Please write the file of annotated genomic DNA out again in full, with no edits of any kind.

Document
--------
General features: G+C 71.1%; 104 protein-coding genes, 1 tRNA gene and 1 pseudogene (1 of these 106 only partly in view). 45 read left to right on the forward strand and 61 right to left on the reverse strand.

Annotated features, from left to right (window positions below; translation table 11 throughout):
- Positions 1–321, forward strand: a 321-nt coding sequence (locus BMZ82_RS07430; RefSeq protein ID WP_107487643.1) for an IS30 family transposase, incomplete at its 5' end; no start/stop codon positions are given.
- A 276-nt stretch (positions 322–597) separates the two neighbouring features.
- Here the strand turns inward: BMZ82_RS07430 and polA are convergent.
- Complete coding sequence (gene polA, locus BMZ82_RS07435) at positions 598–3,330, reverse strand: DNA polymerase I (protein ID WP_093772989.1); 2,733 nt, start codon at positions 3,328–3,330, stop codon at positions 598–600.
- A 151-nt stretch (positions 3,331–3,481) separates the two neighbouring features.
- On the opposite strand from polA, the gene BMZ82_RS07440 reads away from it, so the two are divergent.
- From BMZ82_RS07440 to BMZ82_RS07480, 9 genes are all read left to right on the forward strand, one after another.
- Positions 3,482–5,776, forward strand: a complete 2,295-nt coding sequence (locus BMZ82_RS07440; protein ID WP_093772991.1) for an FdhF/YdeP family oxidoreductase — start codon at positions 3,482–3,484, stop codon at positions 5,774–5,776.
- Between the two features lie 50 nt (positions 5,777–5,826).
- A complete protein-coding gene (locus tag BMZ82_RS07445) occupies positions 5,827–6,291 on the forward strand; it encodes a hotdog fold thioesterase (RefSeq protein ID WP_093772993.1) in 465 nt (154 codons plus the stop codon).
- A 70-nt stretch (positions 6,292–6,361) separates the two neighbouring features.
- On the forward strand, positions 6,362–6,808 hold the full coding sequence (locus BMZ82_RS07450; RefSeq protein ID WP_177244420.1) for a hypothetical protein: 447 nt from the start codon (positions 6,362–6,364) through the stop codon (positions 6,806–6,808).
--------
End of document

General features: G+C 71.1%; 104 protein-coding genes, 1 tRNA gene and 1 pseudogene (1 of these 106 only partly in view). 45 read left to right on the forward strand and 61 right to left on the reverse strand.

Annotated features, from left to right (window positions below; translation table 11 throughout):
- Positions 1–321, forward strand: a 321-nt coding sequence (locus BMZ82_RS07430; RefSeq protein ID WP_107487643.1) for an IS30 family transposase, incomplete at its 5' end; no start/stop codon positions are given.
- A 276-nt stretch (positions 322–597) separates the two neighbouring features.
- Here the strand turns inward: BMZ82_RS07430 and polA are convergent.
- Complete coding sequence (gene polA, locus BMZ82_RS07435) at positions 598–3,330, reverse strand: DNA polymerase I (protein ID WP_093772989.1); 2,733 nt, start codon at positions 3,328–3,330, stop codon at positions 598–600.
- A 151-nt stretch (positions 3,331–3,481) separates the two neighbouring features.
- On the opposite strand from polA, the gene BMZ82_RS07440 reads away from it, so the two are divergent.
- From BMZ82_RS07440 to BMZ82_RS07480, 9 genes are all read left to right on the forward strand, one after another.
- Positions 3,482–5,776, forward strand: a complete 2,295-nt coding sequence (locus BMZ82_RS07440; protein ID WP_093772991.1) for an FdhF/YdeP family oxidoreductase — start codon at positions 3,482–3,484, stop codon at positions 5,774–5,776.
- Between the two features lie 50 nt (positions 5,777–5,826).
- A complete protein-coding gene (locus tag BMZ82_RS07445) occupies positions 5,827–6,291 on the forward strand; it encodes a hotdog fold thioesterase (RefSeq protein ID WP_093772993.1) in 465 nt (154 codons plus the stop codon).
- A 70-nt stretch (positions 6,292–6,361) separates the two neighbouring features.
- On the forward strand, positions 6,362–6,808 hold the full coding sequence (locus BMZ82_RS07450; RefSeq protein ID WP_177244420.1) for a hypothetical protein: 447 nt from the start codon (positions 6,362–6,364) through the stop codon (positions 6,806–6,808).